With Apple rewarded at the Victoires de la Musique in a premier category, here is the #Metoo movement, emerging in the music industry, now connected to an amp.
By receiving her award as a female artist (second Victory of her young career at 24 years after the revelation album last year), the singer wished at the microphone on Friday evening a “safer (music) industry for women “, hoping that they can “reverse the codes” middle.
The day before the Victories, Pomme had described his “arrival in the music industry” as “traumatic “ in an open letter published by Mediapart. “From my 15 to my 17 years, I was manipulated, harassed morally and sexually, without being aware of it at that time of course”, she confided.
Here is a new echo given to the #MusicToo movement, which appeared with the account of the same name during the summer of 2020 on Instagram. A tool that has collected nearly 300 testimonies from victims of harassment or sexual assault, according to its count. Material intended to be publicized so that “fear changes sides”, insist its officials.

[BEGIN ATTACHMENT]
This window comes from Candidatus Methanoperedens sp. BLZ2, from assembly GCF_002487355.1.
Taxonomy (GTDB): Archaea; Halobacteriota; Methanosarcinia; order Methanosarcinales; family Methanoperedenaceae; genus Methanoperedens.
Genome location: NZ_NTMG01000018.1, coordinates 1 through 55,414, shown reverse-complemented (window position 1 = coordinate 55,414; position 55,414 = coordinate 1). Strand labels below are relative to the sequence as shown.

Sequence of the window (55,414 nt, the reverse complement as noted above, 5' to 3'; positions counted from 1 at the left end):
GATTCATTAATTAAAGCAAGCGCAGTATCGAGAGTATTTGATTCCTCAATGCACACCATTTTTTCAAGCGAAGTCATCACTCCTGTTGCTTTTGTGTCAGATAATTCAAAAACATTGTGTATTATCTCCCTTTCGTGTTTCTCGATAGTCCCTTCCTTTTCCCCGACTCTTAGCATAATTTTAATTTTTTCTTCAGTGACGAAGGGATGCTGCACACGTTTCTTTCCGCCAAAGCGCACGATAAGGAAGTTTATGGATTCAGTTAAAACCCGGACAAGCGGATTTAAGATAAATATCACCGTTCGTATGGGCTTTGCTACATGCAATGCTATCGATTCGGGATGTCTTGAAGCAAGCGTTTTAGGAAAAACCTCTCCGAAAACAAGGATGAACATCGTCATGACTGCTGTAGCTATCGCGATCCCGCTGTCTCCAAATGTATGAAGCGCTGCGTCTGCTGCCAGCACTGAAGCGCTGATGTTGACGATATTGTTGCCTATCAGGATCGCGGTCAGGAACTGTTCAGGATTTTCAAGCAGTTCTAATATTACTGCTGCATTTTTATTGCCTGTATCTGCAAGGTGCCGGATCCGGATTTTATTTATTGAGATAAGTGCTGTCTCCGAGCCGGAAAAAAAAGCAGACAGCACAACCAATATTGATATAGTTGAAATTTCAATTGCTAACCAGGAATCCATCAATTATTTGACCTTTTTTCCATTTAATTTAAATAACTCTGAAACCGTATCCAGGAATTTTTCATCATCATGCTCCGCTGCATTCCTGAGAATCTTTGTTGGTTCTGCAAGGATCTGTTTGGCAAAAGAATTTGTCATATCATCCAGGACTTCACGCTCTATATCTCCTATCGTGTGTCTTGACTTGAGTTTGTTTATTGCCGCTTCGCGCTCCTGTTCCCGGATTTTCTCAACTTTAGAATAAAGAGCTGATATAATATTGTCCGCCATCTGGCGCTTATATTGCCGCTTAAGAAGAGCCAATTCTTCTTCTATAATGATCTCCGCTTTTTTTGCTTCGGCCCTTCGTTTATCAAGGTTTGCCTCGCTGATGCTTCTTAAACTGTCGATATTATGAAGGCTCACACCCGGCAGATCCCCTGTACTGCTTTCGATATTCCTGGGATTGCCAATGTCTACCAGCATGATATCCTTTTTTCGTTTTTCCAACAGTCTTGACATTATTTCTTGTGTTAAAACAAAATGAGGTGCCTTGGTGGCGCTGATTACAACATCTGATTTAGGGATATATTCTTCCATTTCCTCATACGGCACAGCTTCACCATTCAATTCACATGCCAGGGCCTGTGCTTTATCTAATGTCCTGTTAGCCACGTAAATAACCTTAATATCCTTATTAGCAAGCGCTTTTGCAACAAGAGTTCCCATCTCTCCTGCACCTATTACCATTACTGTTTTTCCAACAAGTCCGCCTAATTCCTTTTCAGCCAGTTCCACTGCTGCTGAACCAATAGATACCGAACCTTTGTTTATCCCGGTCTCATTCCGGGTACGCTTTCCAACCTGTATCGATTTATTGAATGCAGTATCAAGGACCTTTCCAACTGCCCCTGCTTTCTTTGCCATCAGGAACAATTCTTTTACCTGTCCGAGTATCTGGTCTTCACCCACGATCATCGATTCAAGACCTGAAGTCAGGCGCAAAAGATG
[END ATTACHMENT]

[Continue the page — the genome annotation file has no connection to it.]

The existence of #MusicToo took in September 2020 another relief with cases of sexual assault – without the platform having a role to play – concerning Moha La Squale (targeted by an investigation opened after several complaints), Romeo Elvis (who apologized on social networks after accusations of sexual assault on the internet) and Chloé Briot, singer who filed a complaint.
More generally, there is a beginning of awareness. The Because label has thus cleaned up itself. A manager is dismissed for serious misconduct and another manager receives a warning after an internal investigation establishing a “sexualized atmosphere“marked “by words that are unacceptable and amount to humiliation and sexism to racism and homophobia”, according to a press release from employees on social networks.
And prominent artists take turns speaking. Christine and the Queens wrote on her Instagram account in the fall: “Each of us has experienced a more or less tenuous form of harassment, sexist remarks, like all our sisters who walk in offices, who come home late at night, who are from trades radically different from ours “.
The statistics are cold in the back: “31% of women working in the music sector (artists or professionals) say they have been victims, at least once, of sexual harassment”, according to a 2019 study by Cura (Collective for the health of artists and music professionals) and Gam (Guild of music artists).
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